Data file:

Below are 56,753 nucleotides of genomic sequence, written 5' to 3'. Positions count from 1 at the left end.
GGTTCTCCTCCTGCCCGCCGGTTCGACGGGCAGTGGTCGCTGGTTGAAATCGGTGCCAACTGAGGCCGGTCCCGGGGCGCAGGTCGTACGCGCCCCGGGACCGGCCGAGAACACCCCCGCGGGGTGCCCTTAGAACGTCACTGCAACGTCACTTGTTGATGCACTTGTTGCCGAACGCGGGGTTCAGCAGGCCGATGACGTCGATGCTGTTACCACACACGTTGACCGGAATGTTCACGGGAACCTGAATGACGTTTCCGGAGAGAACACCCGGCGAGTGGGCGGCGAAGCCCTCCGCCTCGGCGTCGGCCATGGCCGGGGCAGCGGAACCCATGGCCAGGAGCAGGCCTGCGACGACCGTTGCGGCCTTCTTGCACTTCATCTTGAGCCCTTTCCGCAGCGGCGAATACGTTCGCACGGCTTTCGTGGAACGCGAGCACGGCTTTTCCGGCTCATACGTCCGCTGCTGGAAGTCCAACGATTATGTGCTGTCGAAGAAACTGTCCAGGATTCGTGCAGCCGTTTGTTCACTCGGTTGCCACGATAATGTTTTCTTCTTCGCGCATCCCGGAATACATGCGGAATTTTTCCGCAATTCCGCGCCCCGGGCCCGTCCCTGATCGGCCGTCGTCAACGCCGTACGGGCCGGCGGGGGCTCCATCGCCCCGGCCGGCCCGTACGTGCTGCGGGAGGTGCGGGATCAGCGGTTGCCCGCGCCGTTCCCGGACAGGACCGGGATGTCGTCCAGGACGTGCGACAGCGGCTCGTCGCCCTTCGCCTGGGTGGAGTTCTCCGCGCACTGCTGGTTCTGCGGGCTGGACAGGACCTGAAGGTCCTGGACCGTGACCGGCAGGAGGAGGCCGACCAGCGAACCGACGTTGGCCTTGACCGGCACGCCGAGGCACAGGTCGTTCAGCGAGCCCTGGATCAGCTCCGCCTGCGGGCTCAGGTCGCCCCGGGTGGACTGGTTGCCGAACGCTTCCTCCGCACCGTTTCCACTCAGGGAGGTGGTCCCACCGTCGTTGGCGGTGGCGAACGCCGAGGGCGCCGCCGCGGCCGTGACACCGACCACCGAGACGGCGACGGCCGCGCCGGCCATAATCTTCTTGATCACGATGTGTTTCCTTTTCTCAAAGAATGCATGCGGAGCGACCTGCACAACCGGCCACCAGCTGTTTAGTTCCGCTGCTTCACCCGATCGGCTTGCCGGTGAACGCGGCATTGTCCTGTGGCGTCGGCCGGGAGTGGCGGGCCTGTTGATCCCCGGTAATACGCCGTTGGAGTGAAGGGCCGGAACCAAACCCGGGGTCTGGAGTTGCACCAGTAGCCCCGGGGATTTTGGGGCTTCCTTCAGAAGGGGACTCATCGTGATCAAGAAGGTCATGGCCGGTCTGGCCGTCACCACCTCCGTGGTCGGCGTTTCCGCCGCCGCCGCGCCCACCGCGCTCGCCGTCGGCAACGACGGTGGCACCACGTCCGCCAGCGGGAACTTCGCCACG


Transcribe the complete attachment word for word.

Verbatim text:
Below are 56,753 nucleotides of genomic sequence, written 5' to 3'. Positions count from 1 at the left end.
GGTTCTCCTCCTGCCCGCCGGTTCGACGGGCAGTGGTCGCTGGTTGAAATCGGTGCCAACTGAGGCCGGTCCCGGGGCGCAGGTCGTACGCGCCCCGGGACCGGCCGAGAACACCCCCGCGGGGTGCCCTTAGAACGTCACTGCAACGTCACTTGTTGATGCACTTGTTGCCGAACGCGGGGTTCAGCAGGCCGATGACGTCGATGCTGTTACCACACACGTTGACCGGAATGTTCACGGGAACCTGAATGACGTTTCCGGAGAGAACACCCGGCGAGTGGGCGGCGAAGCCCTCCGCCTCGGCGTCGGCCATGGCCGGGGCAGCGGAACCCATGGCCAGGAGCAGGCCTGCGACGACCGTTGCGGCCTTCTTGCACTTCATCTTGAGCCCTTTCCGCAGCGGCGAATACGTTCGCACGGCTTTCGTGGAACGCGAGCACGGCTTTTCCGGCTCATACGTCCGCTGCTGGAAGTCCAACGATTATGTGCTGTCGAAGAAACTGTCCAGGATTCGTGCAGCCGTTTGTTCACTCGGTTGCCACGATAATGTTTTCTTCTTCGCGCATCCCGGAATACATGCGGAATTTTTCCGCAATTCCGCGCCCCGGGCCCGTCCCTGATCGGCCGTCGTCAACGCCGTACGGGCCGGCGGGGGCTCCATCGCCCCGGCCGGCCCGTACGTGCTGCGGGAGGTGCGGGATCAGCGGTTGCCCGCGCCGTTCCCGGACAGGACCGGGATGTCGTCCAGGACGTGCGACAGCGGCTCGTCGCCCTTCGCCTGGGTGGAGTTCTCCGCGCACTGCTGGTTCTGCGGGCTGGACAGGACCTGAAGGTCCTGGACCGTGACCGGCAGGAGGAGGCCGACCAGCGAACCGACGTTGGCCTTGACCGGCACGCCGAGGCACAGGTCGTTCAGCGAGCCCTGGATCAGCTCCGCCTGCGGGCTCAGGTCGCCCCGGGTGGACTGGTTGCCGAACGCTTCCTCCGCACCGTTTCCACTCAGGGAGGTGGTCCCACCGTCGTTGGCGGTGGCGAACGCCGAGGGCGCCGCCGCGGCCGTGACACCGACCACCGAGACGGCGACGGCCGCGCCGGCCATAATCTTCTTGATCACGATGTGTTTCCTTTTCTCAAAGAATGCATGCGGAGCGACCTGCACAACCGGCCACCAGCTGTTTAGTTCCGCTGCTTCACCCGATCGGCTTGCCGGTGAACGCGGCATTGTCCTGTGGCGTCGGCCGGGAGTGGCGGGCCTGTTGATCCCCGGTAATACGCCGTTGGAGTGAAGGGCCGGAACCAAACCCGGGGTCTGGAGTTGCACCAGTAGCCCCGGGGATTTTGGGGCTTCCTTCAGAAGGGGACTCATCGTGATCAAGAAGGTCATGGCCGGTCTGGCCGTCACCACCTCCGTGGTCGGCGTTTCCGCCGCCGCCGCGCCCACCGCGCTCGCCGTCGGCAACGACGGTGGCACCACGTCCGCCAGCGGGAACTTCGCCACG